After the independent of Somaliland both 1960s and 1991 Zayla was neglected. People in Zayla told me during my observation that governmental service are rare, because they are far from the capital city of Hargeisa and Borama, the capital of Awdal Region.Some old men told me that Zaylahealth center didn’t work properly in the last 3 years, because of lack of health staffs, medical kits and other health equipments. 

On the other hand, OCVP (Observatory of Conflict and Violence Prevention) conducted in Zaylac a district conflict and security assessment report. The report revealed that Zeila’s formal justice system had no offices, and that there was no prison in the district. 

Coming to the factswe witnessedZeila has no road and other routes. When we begun our travel from Hargeisa we were struggling the mountains, valleys and other rough route to Sayla districts.  It was drought time; people are suffering because of the severe situation they were in, they had no water, food, shelters and even their livestock were gone.  We ask ourselves, if these people would have been road how the situation would be?Off course they would get rescue and people will survive. Thank God, people are prospers now and rainy season come and they get water to survive at least.

After 7 hours long travel and struggle we reach Zeila. Theperson, who took and will take way to Zeila, realizes the benefit of infrastructure, because community in this neglected historical site would have get their fundamental rights.

“Besides a large floating population, Zayla contains about 1500 souls. They are comparatively a fine race of people, and suffer from little but fever and an occasional ophthalmia. Their greatest hardship is the want of the pure element: the Hissi or well, is about four miles distant from the town, and all the pits Within the walls supply brackish or bitter water, fit only for external use. This is probably the reason why vegetables are unknown, and why a horse, a mule, or even a dog, is not to be found in the place.” (Richard Burton, 1924. 

When you look these quote you would realize the problems existed in that era still exist in Zeila;what was wrong with the successor governments? Why don’t they understand the importance of Zeila and its community? When would they conserve the historical sites? I left the answers of  these questions and many more to any Somaliland government and citizens who are interested patriotically the conservation of their ancestral and holy places.

The economicsof Zeila Community is based on fishing and trading activities with especially Djibouti and Yemen, but as they told us they don’t have boats and other fishing equipments. Also the port of Zeila is an important route trade between Middle East and Horn of Africa, but It needs development and investment. At the present it is like no man’s land.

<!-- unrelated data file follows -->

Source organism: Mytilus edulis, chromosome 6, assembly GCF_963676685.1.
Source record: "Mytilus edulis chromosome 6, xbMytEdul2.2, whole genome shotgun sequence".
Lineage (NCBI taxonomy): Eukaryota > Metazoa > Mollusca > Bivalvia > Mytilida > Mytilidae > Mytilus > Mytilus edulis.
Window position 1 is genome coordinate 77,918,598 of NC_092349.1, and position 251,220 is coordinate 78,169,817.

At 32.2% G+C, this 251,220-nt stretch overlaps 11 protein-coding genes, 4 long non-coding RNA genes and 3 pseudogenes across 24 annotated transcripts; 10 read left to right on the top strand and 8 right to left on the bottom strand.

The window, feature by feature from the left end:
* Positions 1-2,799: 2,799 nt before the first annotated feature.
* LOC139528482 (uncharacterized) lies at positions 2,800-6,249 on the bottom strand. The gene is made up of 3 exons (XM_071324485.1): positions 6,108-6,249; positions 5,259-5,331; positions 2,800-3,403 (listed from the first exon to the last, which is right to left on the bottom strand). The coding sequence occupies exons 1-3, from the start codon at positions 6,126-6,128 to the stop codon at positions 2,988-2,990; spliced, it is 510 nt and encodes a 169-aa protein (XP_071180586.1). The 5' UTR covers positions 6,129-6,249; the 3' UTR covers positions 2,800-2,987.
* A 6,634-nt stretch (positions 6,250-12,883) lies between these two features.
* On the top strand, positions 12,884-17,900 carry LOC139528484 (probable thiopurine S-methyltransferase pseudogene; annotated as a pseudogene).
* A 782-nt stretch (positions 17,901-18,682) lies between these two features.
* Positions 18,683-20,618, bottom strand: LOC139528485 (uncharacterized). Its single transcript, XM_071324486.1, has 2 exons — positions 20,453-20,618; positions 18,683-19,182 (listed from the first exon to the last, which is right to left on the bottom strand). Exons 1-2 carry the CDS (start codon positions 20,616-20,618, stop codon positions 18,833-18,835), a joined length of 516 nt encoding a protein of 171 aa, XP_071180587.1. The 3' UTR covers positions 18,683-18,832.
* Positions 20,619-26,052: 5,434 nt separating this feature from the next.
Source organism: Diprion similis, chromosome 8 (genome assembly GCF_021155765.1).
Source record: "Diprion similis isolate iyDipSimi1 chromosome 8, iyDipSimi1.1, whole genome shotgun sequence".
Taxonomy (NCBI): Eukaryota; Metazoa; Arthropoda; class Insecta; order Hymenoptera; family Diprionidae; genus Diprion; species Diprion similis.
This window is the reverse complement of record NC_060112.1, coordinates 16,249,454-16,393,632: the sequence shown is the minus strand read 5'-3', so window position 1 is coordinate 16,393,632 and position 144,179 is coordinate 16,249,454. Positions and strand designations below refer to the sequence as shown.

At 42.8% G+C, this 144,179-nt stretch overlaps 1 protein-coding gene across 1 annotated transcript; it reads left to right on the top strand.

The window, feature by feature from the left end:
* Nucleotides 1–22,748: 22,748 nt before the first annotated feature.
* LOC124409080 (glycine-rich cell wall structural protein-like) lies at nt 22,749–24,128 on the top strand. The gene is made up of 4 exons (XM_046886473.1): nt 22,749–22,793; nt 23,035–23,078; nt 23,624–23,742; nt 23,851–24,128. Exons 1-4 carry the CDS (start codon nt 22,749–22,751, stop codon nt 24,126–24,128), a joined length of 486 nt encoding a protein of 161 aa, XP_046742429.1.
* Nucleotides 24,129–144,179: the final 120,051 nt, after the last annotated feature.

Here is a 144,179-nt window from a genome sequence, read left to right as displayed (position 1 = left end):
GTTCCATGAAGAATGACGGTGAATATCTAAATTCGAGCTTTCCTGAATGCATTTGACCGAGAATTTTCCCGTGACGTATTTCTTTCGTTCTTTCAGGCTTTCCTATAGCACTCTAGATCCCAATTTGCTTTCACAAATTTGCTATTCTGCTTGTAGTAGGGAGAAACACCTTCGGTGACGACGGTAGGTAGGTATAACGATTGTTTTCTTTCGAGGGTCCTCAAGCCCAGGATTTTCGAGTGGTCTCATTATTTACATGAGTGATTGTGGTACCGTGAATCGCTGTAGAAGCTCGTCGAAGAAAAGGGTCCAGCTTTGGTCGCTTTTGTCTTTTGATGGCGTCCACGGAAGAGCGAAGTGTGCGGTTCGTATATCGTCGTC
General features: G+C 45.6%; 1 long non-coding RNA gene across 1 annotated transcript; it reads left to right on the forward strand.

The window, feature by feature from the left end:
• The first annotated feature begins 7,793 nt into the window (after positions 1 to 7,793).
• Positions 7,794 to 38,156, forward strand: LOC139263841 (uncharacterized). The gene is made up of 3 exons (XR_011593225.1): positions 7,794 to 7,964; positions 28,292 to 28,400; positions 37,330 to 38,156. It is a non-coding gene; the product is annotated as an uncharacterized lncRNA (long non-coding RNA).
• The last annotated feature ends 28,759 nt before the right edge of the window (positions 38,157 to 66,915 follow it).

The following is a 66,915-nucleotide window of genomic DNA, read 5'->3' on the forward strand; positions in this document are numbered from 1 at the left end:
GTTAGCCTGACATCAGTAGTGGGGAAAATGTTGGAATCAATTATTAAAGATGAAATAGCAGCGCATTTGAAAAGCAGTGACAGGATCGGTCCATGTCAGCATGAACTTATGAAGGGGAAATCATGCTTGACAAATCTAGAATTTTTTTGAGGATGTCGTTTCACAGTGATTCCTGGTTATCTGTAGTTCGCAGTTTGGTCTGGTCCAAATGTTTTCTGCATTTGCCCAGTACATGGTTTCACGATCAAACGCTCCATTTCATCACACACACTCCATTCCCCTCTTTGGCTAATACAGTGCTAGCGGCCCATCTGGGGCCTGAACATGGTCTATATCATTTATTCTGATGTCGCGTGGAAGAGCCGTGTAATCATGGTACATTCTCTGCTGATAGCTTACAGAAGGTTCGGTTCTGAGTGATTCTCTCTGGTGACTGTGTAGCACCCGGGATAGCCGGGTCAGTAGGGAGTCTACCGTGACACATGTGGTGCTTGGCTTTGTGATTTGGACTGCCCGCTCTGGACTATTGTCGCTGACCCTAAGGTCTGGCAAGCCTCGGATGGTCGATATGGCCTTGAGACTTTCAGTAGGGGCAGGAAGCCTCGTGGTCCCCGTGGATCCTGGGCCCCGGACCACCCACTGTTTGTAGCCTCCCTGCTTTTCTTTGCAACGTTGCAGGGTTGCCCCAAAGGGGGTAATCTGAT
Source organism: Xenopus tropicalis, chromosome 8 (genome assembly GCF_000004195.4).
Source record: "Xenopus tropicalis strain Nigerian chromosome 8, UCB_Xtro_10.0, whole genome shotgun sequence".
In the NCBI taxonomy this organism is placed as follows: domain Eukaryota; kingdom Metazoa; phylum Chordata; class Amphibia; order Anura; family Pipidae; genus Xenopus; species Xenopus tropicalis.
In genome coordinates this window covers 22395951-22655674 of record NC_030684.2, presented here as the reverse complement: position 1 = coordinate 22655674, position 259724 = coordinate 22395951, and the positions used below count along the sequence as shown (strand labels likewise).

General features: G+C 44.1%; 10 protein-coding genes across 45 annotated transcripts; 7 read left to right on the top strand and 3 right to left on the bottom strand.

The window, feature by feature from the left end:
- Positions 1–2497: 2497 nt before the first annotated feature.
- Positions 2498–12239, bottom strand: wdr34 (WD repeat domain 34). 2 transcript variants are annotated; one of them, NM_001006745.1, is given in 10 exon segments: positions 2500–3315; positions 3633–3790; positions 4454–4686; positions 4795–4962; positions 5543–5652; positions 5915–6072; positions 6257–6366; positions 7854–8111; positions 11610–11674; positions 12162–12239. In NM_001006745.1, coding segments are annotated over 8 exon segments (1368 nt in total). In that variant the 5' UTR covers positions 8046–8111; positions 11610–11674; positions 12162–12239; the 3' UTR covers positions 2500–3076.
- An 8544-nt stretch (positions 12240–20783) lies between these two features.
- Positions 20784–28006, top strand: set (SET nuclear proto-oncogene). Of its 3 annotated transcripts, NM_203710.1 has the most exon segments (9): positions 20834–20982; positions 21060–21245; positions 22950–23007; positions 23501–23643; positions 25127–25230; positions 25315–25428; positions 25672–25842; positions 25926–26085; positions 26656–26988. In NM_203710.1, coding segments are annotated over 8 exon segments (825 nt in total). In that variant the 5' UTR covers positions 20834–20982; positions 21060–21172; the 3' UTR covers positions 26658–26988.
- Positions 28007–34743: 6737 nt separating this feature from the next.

The last dangerous thingthat  Zeila’s people told us was; that the sea surrounds the city during the rainy season and the city enters what they called “ZERO,” because water from the sea block all the roads goes into the town. At this time strong men escapes from the city to the neighbor towns and they left vulnerable people in the town such as women, children and old people. During “ZERO” situation people in Zeila need special care and welfare from the government or any other bodies.

Conclusion 

In Zeila there are historical sites such as Qiblatayn (Two direction mosque) and other important sites which need special preservation. These cities determined that Zeila is one of the earliest cities established in East Africa. Islamic religion also reached to Zeila when Prophet Mohamed(PBUH) and his companion migrated to Medina from Mecca. Most of Historian pointed out that Zeila had been the center of Adel and Ifat dynasties. Apart from these ancient history, it is heritage center, because ancestral signs and history are hiding beneath it.

Most of ancestral history in Zeila is gone, but archeologically they can retrieve and conserve. The foundations of historical buildings and other heritage stuffs are better to protect from international and national physical and cultural heritage looters.

On the other side, this neglected historical town needs to provide governmental service because community in Zeila doesn’t get basic necessities such as health, education and clean water. Infrastructure is other main problem; without roads, hospitals, schools and other public place these vulnerable and neglected people wouldn’t get any better life and their history and live would vanish like they are nothing.

Sea water is also a danger to their lives, because as we already mentioned during rainy season sea water encircles the town and it can drown the town and its people. At this time people in Zeila don’t get escape route and they live fear and worried. Their children don’t go out and can’t go to their schools.

Bibliography 

1. Lewis, H. S. (1981). A Modern History of Somalia; Nation and State in the Horn of Africa. By IM Lewis. London: Longman 1980.
2. Burton, S. R. F., Speke, J. H., & Barker, W. C. (1924). First Footsteps in East Africa. JM Dent & Sons.
3. Mire, S. (2015). Mapping the archaeology of Somaliland: religion, art, script, time, urbanism, trade and empire. African Archaeological Review32(1), 111-136.
4. Hassan. M-Rashiid(2015). Somali History: 1960-1991; Islam, The Clan and The State in Somali Context, Sagaljet, Hargeisa 2015
5. Walls, M. (2014). A Somali Nation-State: history, culture and Somaliland’s political transition.
8. History of Zeila Documentry, https://www.youtube.com/watch?v=xTnh0QfBTl0

ByIbrahim Khadar Saed

LLB, CND M

CPA, Researcher

Contact at: Email: ibraahimkhs@hotmail.com